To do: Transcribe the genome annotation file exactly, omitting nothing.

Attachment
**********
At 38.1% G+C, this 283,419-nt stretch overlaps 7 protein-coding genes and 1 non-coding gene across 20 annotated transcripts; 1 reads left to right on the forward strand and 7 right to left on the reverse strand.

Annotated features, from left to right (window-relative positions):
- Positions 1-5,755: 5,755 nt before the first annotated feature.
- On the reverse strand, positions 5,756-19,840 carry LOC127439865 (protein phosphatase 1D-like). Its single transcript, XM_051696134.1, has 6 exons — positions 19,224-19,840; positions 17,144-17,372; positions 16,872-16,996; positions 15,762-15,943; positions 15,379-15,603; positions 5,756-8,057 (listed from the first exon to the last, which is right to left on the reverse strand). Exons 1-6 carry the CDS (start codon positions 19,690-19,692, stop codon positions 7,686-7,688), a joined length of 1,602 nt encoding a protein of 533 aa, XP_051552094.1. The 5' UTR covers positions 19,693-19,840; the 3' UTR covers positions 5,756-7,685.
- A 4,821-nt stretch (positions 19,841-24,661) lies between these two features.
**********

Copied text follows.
At 38.1% G+C, this 283,419-nt stretch overlaps 7 protein-coding genes and 1 non-coding gene across 20 annotated transcripts; 1 reads left to right on the forward strand and 7 right to left on the reverse strand.

Annotated features, from left to right (window-relative positions):
- Positions 1-5,755: 5,755 nt before the first annotated feature.
- On the reverse strand, positions 5,756-19,840 carry LOC127439865 (protein phosphatase 1D-like). Its single transcript, XM_051696134.1, has 6 exons — positions 19,224-19,840; positions 17,144-17,372; positions 16,872-16,996; positions 15,762-15,943; positions 15,379-15,603; positions 5,756-8,057 (listed from the first exon to the last, which is right to left on the reverse strand). Exons 1-6 carry the CDS (start codon positions 19,690-19,692, stop codon positions 7,686-7,688), a joined length of 1,602 nt encoding a protein of 533 aa, XP_051552094.1. The 5' UTR covers positions 19,693-19,840; the 3' UTR covers positions 5,756-7,685.
- A 4,821-nt stretch (positions 19,841-24,661) lies between these two features.